As a black man, it also helped him deal with the government's failed discrimination policies. Especially in his early years when there was a tremendous lack of diversity in the Marshals Service. Back then it was a white man's agency. He worked and fought hard to move up the ranks. On his own terms, by merit and skill, not the color of his skin.

Then he was assigned to the Little Rock field office. It was a step back in time. Like being thrown through a time warp into the racial-tension filled fifties and sixties. It seemed as if all his hard work had been for naught.

Until he was selected for the Chicago Enforcement position.

The overhead speaker interrupted his instructor's tirade. "Deputy Moss, you are requested to call in immediately."

Moss glanced at his watch.
What now? I've already missed an hour and a half of the game.
He looked at the young, arrogant instructor, turned, and walked off the simulator platform without saying another word.

He reached into the side pocket of his black cargo pants, pulled out his cell phone, and dialed the number. "Pete Moss."

He heard the man on the other end of the line snicker.

"Yeah, yeah. I've heard all the peat moss jokes. Calling in as requested."

The voice on the line cleared his throat. "Senior Inspector Moss, there has been an incident in Little Rock."

His heart skipped a beat. Both of his ex-wives still lived in Little Rock, not that he cared, he didn't, but he couldn't think of any WitSec business in Little Rock that he hadn't handed over to his replacement during the transition. Certainly nothing that would warrant an after-hours phone call.

"What kind of incident?"

"Are you familiar with WC 7922?"

"A little. Cox is assigned that case."

"Inspector Cox is dead, the witness has been breached, is now missing, and about forty eight hours from being considered a fugitive from justice."

"Cox? Dead? Mike Cox?" Moss was in disbelief.

"Senior Inspector Moss, this is official notification that you have been temporarily reassigned back to the Little Rock office."


e thought
about leaving Tony alone in the quarry. This wasn't Kaplan's fight, but he'd promised the Deputy U. S. Marshal he would keep Tony alive until he could deliver him to a WitSec safe site.


No guarantees beyond that.

And he would deliver. A promise made was a promise kept.

Thirty yards away he could see Tony's khaki slacks and silver hair against the dark quarry walls. The idiot was trying to climb the nearly sheer face of the cliff. In loafers, no less. What the hell was he thinking? The man must be pushing seventy. He glanced back over his shoulder and calculated how much time he had left until the real threat arrived.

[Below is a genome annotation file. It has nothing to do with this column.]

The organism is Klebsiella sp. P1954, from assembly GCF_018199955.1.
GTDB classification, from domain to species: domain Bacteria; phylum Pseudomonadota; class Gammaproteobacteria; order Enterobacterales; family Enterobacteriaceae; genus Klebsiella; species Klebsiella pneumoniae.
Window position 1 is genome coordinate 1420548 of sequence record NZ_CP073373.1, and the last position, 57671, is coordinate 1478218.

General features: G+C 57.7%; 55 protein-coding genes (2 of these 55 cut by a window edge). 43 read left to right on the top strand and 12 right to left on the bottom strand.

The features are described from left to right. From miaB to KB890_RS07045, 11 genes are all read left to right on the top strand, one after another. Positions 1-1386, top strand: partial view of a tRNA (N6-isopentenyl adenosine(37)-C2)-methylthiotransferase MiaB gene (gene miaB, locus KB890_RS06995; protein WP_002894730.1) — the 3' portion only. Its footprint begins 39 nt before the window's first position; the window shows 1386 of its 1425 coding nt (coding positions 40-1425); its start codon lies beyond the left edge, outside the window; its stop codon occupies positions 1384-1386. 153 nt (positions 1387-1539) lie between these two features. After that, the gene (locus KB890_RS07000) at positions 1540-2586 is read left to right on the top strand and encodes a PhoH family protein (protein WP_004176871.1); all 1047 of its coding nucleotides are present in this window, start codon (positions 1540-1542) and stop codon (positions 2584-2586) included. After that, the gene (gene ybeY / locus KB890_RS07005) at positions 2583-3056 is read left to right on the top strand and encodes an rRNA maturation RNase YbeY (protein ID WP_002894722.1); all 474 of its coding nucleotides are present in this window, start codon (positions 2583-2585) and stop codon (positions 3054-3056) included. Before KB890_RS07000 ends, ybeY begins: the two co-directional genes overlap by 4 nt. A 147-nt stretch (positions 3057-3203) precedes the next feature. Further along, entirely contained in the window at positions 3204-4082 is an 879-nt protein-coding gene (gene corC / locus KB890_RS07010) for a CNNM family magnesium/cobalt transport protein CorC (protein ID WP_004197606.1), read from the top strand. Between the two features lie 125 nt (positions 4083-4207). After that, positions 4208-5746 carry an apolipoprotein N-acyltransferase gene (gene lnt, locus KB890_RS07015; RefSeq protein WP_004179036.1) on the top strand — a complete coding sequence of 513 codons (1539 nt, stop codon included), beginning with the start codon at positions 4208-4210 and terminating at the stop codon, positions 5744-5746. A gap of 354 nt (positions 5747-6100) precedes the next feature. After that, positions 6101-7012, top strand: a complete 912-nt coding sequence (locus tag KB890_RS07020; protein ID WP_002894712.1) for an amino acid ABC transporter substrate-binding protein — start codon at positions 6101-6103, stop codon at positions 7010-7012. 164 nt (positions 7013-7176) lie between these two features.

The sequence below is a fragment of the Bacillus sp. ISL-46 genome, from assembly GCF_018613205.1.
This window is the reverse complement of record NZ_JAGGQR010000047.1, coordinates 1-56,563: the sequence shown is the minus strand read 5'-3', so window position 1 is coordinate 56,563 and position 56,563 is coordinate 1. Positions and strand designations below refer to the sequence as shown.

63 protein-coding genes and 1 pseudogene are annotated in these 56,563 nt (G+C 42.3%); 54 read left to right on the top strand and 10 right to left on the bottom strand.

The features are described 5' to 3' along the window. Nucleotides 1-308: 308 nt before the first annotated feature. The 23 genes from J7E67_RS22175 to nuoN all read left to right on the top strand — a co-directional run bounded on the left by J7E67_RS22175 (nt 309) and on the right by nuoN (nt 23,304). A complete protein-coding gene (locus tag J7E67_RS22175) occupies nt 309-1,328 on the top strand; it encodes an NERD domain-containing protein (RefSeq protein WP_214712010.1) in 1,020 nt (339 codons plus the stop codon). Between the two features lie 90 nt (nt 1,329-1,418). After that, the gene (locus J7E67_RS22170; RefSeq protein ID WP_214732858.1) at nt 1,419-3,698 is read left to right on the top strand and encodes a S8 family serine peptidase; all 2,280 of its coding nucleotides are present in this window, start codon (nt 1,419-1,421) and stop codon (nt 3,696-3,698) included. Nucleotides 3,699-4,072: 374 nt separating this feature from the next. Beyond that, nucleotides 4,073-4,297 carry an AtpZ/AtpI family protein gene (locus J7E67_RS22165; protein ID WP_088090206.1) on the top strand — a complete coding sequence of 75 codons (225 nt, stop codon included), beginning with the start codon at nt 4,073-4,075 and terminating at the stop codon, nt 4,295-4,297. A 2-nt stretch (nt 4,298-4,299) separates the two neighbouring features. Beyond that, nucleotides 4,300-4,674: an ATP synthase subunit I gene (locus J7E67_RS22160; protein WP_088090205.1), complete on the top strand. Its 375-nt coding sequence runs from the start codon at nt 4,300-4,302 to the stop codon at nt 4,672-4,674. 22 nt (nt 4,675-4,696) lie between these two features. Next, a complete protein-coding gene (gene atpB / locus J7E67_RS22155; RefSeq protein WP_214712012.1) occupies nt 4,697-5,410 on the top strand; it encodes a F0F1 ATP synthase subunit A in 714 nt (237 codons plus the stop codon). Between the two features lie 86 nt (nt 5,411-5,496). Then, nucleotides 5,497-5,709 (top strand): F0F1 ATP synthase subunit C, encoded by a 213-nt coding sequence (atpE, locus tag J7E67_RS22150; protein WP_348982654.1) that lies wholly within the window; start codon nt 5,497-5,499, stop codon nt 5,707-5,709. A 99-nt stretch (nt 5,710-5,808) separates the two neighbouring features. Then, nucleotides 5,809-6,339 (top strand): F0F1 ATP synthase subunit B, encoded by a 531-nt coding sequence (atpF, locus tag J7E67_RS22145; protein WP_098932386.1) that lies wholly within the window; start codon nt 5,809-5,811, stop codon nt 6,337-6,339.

He would be cutting it close.

Kaplan ran the distance to the quarry wall. The old man had climbed about twelve feet up the cliff wall. Just out of Kaplan's jumping distance.

"Get down."

"No. You are going to get us both killed."

"What? By morons like those two? Not likely. Besides, they were nothing more than a couple of bullies acting tough and looking for somebody to push around. They were harmless. Now get down."

"No." The old man kept climbing. "You go your way, I'll go mine."

"Last chance."

"Go away."

Kaplan took several steps back and calculated his next move. Tony was fifteen feet above the base of the cliff.

"Look, I don't want to hurt you, so get back down here."

"What are you going to do, shoot me?" Tony climbed another three feet up the cliff wall.

"Don't say I didn't give you fair warning." Kaplan reached down, picked up a fist-sized rock, and hurled it at Tony, striking him in the head. The old man hung motionless on the wall for a few seconds then fell toward the ground and landed on top of Kaplan.

It was a solid impact and knocked him to the ground. He rolled Tony off him, glanced at the sky, and jumped to his feet. He grabbed Tony's shirt by the collar and hauled him to his feet.

"Anything broken?" he asked.

Tony leaned over, cupped one hand over a knee and rubbed his head with the other. "Son of a bitch. You could have killed me."

"We need to leave," Kaplan commanded. "Now."

"I need a minute." Tony gasped for air. "To catch my breath."

"A minute from now we'll be dead."


Kaplan pulled Tony upright and pointed at the rapidly approaching helicopter. Its searchlight scanned the riverbank but its trajectory was directly toward the quarry.

"Look." Kaplan pulled him toward the Harley. "This is a horseshoe canyon, if they get here first, they cut off our escape route. I promised Deputy Cox I'd keep you alive and deliver you to a WitSec safe site. I didn't promise what shape you'd be in when you arrived, now let's move it."